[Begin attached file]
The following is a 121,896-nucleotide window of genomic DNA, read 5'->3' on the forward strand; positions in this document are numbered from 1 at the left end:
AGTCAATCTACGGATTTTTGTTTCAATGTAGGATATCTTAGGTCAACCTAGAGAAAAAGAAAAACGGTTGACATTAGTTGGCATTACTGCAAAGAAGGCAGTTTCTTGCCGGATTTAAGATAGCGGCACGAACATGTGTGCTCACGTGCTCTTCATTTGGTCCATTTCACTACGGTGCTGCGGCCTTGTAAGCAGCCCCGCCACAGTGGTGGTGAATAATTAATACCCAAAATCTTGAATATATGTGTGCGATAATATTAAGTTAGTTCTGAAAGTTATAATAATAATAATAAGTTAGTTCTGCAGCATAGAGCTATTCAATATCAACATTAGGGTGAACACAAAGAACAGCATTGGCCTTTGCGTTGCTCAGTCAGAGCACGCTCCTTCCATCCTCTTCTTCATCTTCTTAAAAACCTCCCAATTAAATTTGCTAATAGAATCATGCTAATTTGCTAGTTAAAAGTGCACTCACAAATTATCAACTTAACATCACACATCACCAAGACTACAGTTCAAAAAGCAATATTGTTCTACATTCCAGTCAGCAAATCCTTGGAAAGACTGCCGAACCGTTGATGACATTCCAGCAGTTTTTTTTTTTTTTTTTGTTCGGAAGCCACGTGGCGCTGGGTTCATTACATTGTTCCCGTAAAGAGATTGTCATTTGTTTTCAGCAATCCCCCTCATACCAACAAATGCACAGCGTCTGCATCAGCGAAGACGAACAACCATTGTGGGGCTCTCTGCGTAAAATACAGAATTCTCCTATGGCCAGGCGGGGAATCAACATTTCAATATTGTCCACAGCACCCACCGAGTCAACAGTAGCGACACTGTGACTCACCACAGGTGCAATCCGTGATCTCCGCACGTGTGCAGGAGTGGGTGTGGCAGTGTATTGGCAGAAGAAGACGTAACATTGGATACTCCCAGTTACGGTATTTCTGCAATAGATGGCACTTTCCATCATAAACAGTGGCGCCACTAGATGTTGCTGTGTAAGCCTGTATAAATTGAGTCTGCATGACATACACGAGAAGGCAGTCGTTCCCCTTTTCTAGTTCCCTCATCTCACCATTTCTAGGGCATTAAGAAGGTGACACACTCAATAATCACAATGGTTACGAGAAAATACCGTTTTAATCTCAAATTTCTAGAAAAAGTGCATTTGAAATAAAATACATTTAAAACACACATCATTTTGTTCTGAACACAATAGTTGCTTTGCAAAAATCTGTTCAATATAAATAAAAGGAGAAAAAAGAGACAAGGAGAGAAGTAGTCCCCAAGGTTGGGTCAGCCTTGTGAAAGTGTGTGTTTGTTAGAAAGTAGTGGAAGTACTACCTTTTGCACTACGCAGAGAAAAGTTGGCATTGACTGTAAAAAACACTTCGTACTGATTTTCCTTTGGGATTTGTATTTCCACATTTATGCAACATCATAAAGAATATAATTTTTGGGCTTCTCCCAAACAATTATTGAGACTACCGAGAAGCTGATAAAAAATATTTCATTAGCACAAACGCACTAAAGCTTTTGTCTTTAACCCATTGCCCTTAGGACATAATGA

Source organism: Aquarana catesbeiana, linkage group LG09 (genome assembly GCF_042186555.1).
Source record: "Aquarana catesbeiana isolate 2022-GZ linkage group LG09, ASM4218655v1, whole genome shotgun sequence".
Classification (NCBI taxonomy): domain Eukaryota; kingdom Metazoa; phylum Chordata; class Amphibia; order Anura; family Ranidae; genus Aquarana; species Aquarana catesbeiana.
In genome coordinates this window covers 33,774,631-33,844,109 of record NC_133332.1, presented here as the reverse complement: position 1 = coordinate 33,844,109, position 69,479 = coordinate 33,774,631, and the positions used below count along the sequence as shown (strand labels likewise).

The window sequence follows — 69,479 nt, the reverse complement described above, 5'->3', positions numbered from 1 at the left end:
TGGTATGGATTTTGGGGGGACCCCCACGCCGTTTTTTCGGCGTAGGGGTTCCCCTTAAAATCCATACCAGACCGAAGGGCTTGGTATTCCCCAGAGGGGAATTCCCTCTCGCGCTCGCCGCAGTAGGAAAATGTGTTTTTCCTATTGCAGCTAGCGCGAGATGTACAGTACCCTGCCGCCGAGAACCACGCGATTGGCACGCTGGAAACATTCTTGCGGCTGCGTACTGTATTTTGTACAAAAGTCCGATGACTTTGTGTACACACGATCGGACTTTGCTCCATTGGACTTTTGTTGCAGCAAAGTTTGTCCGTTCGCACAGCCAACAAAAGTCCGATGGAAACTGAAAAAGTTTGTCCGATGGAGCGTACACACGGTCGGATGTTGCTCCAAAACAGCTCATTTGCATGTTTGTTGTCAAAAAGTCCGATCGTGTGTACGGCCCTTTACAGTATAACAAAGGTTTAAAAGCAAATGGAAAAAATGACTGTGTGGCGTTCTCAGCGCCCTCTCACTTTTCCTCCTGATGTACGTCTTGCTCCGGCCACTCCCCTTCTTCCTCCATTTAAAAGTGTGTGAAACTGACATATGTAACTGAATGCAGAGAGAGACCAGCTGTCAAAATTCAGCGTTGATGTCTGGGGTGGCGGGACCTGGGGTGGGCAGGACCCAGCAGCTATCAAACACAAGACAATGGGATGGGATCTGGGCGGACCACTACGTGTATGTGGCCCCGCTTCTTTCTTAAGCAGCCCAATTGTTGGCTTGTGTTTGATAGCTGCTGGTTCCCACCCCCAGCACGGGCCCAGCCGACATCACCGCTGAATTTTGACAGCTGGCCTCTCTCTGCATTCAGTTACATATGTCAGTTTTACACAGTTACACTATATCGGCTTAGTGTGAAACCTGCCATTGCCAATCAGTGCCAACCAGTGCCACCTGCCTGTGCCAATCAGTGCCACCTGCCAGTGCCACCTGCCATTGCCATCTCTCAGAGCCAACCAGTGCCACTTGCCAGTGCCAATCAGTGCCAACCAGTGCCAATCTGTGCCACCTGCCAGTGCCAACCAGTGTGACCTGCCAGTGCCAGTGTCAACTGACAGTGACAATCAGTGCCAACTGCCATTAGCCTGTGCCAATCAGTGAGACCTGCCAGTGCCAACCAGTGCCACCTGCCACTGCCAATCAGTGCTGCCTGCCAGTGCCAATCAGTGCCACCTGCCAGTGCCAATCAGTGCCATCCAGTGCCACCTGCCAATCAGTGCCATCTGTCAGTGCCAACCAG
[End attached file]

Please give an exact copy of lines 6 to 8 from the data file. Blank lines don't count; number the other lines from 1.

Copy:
In genome coordinates this window covers 33,774,631-33,844,109 of record NC_133332.1, presented here as the reverse complement: position 1 = coordinate 33,844,109, position 69,479 = coordinate 33,774,631, and the positions used below count along the sequence as shown (strand labels likewise).

The window sequence follows — 69,479 nt, the reverse complement described above, 5'->3', positions numbered from 1 at the left end:
TGGTATGGATTTTGGGGGGACCCCCACGCCGTTTTTTCGGCGTAGGGGTTCCCCTTAAAATCCATACCAGACCGAAGGGCTTGGTATTCCCCAGAGGGGAATTCCCTCTCGCGCTCGCCGCAGTAGGAAAATGTGTTTTTCCTATTGCAGCTAGCGCGAGATGTACAGTACCCTGCCGCCGAGAACCACGCGATTGGCACGCTGGAAACATTCTTGCGGCTGCGTACTGTATTTTGTACAAAAGTCCGATGACTTTGTGTACACACGATCGGACTTTGCTCCATTGGACTTTTGTTGCAGCAAAGTTTGTCCGTTCGCACAGCCAACAAAAGTCCGATGGAAACTGAAAAAGTTTGTCCGATGGAGCGTACACACGGTCGGATGTTGCTCCAAAACAGCTCATTTGCATGTTTGTTGTCAAAAAGTCCGATCGTGTGTACGGCCCTTTACAGTATAACAAAGGTTTAAAAGCAAATGGAAAAAATGACTGTGTGGCGTTCTCAGCGCCCTCTCACTTTTCCTCCTGATGTACGTCTTGCTCCGGCCACTCCCCTTCTTCCTCCATTTAAAAGTGTGTGAAACTGACATATGTAACTGAATGCAGAGAGAGACCAGCTGTCAAAATTCAGCGTTGATGTCTGGGGTGGCGGGACCTGGGGTGGGCAGGACCCAGCAGCTATCAAACACAAGACAATGGGATGGGATCTGGGCGGACCACTACGTGTATGTGGCCCCGCTTCTTTCTTAAGCAGCCCAATTGTTGGCTTGTGTTTGATAGCTGCTGGTTCCCACCCCCAGCACGGGCCCAGCCGACATCACCGCTGAATTTTGACAGCTGGCCTCTCTCTGCATTCAGTTACATATGTCAGTTTTACACAGTTACACTATATCGGCTTAGTGTGAAACCTGCCATTGCCAATCAGTGCCAACCAGTGCCACCTGCCTGTGCCAATCAGTGCCACCTGCCAGTGCCACCTGCCATTGCCATCTCTCAGAGCCAACCAGTGCCACTTGCCAGTGCCAATCAGTGCCAACCAGTGCCAATCTGTGCCACCTGCCAGTGCCAACCAGTGTGACCTGCCAGTGCCAGTGTCAACTGACAGTGACAATCAGTGCCAACTGCCATTAGCCTGTGCCAATCAGTGAGACCTGCCAGTGCCAACCAGTGCCACCTGCCACTGCCAATCAGTGCTGCCTGCCAGTGCCAATCAGTGCCACCTGCCAGTGCCAATCAGTGCCATCCAGTGCCACCTGCCAATCAGTGCCATCTGTCAGTGCCAACCAG